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Reservoir's Trent Kilcarr continues family legacy

Howard County Times wrestling reporter Tim Schwartz has some fun with Reservoir wrestler Trent Kilcarr in this edition of Varsity Q&A.

Since Reservoir opened its doors in 2002, there have only been three years when there was not a Kilcarr to be found on the wrestling mats.

Trent Kilcarr has been a part of a family legacy of wrestlers at the school. Having three older brothers who have graduated from Reservoir, including 2014 graduate and state champion Mason Kilcarr, along with two brothers on the team with him now, Kilcarr has been around the sport and school ever since he can remember.

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As he prepares for the final stretch of his last high school season with a 9-4 record entering Jan. 12, Kilcarr reflects on how his season has gone, his recovery after a first round loss at the state tournament last season and how wrestling with his twin brother everyday has its ups and downs.

How do you feel your season has gone so far?

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Pretty good. I think I have four losses, three of them were at Mount Mat Madness, mostly against private school kids and Virginia teams and guys I won't see in the postseason, so I'm not really that worried about them. I only have one loss in the county so far to Jeff Hayden of Mt. Hebron, and I don't think I'll have another.

You had a pretty good state tournament last season. What did it mean to you to place fourth after losing your first match?

That was awesome. My first match, I had some kid I never heard of before from Damascus, I didn't think he would be that tough. Turns out he beat me my first match at states, so it kind of (messed me up) a little bit. But I just kept wrestling and I met him again in the consolation semifinals for third and fourth and I beat him in overtime. So that was awesome, and then I ended up placing fourth.

That was a memorable match if I remember correctly.

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Yeah, I was down 6-0 until about 30 seconds left in the third period and then I escaped, took him down and put him on his back in a cradle and got six points. We went into overtime and I took him down and won the match.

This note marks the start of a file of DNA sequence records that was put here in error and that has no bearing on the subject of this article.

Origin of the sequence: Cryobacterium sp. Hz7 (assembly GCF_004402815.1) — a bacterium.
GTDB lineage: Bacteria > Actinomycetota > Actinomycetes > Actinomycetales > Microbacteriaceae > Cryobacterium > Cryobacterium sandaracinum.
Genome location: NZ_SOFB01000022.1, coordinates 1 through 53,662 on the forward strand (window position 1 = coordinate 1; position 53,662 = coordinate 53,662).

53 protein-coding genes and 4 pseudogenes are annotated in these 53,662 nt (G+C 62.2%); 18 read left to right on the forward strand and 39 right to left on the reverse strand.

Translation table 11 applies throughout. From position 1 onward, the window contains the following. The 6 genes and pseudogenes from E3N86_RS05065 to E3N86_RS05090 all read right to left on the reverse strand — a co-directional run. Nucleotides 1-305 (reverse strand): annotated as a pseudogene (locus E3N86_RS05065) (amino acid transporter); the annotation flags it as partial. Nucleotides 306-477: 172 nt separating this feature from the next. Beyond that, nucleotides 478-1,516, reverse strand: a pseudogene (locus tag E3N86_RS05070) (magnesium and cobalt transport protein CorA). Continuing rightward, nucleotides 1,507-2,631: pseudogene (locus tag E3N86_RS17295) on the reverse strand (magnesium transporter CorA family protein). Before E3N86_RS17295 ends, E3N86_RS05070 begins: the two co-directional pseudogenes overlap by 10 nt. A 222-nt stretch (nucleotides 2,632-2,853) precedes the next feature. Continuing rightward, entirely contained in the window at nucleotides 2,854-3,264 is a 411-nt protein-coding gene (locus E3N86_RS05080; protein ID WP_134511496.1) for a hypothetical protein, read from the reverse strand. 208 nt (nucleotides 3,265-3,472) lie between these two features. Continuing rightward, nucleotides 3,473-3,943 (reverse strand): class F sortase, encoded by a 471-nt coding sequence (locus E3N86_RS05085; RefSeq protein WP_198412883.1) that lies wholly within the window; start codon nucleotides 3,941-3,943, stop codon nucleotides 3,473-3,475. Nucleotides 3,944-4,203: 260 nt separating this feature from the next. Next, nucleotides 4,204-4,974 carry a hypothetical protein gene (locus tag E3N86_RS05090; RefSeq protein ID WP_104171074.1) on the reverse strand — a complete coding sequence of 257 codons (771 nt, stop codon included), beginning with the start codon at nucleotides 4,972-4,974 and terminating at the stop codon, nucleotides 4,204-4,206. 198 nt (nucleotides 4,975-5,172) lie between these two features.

What have you done to prepare for this season?

I did offseason wrestling more than usual. I went to Florida and wrestled at the Disney Duals with a team of Maryland wrestlers. I saw a lot of tough competition and learned a lot from my offseason coach. I wrestled at Glenelg Country School with their coach Doug Jesse and a few other coaches that came down to Florida with us and I just learned a lot. And now (coach Andy McIntyre) is conditioning us well.

You have had three older brothers wrestle and graduate from Reservoir and two brothers on the team with you now. What's it like to be a part of this family legacy of wrestlers there?

It's a blast. We have a mat in our basement at home and we wrestle pretty much all the time. Mason comes home and shows us moves he's learning at George Mason, where he's wrestling Division I. He shows us moves that will just get us better and we learn from him and follow in his footsteps. Peyton (who graduated in 2006) and Bryce (who graduated in 2007), we're just a big family of wrestlers.

What's your earliest Reservoir wrestling memory?

Watching Peyton and Bryce. I saw Peyton lose on his senior night when he was up 14-0 and got lateral dropped and pinned. I went to all their tournaments, all their matches. I've been watching Reservoir wrestling since before I can remember.

What are your goals for the rest of the season?

I definitely want to place first in everything. I think I can place first in counties and regions. States will be tough, but I definitely think I can make it to the finals and give whoever is there with me a run for their money.

Take me through your pre-match routine.

I don't listen to music or anything. I just think about what I'm going to do in my match. I think about how I'm going to take them down, if I take them down what I'm going to do. I just think about every case scenario and then go out there and wrestle prepared.

When was your first time wrestling?

I was five years old. I wrestled a tournament at Mount Saint Joe. I don't remember how I did, but I probably have a trophy or something somewhere.

You've been wrestling for 12 years now. Has it hit you yet that you only have a handful of matches left in your high school career?

Not really. I'm still deciding if I want to wrestle in college or not. That's kind of a big decision, but we'll see. I think it's really going to hit me when I'm done wrestling, that last state tournament match or off-season if I do any of that. That's when I'm going to be like, (man), I should have wrestled in college, (man), I'm really done with wrestling. I'll find out when I get there.

How close are you to your brothers and the rest of your family?

We're very tight. All my brothers. I'll see every brother at least once a week, except for Mason because he's off at college wrestling and is really busy. But for the most part I would say our family is super close.

What's it like to wrestle with your twin brother Troy everyday?

Oh my god, it gets annoying. We fight a lot in practice. If one of us slacks off, the other one will just talk (smack) to get us in the right mindset or we will just beat (up) one another and that will usually work.

Has it helped you to wrestle with him everyday?

Yeah, I'd say we're two of the best on the team, and us wrestling each other can only make us better. There's some benefits, but there's also — it can get annoying. I mean, I see him everyday, I live with him. Just how he acts, I think we irritate each other a little bit at practice every now and then.

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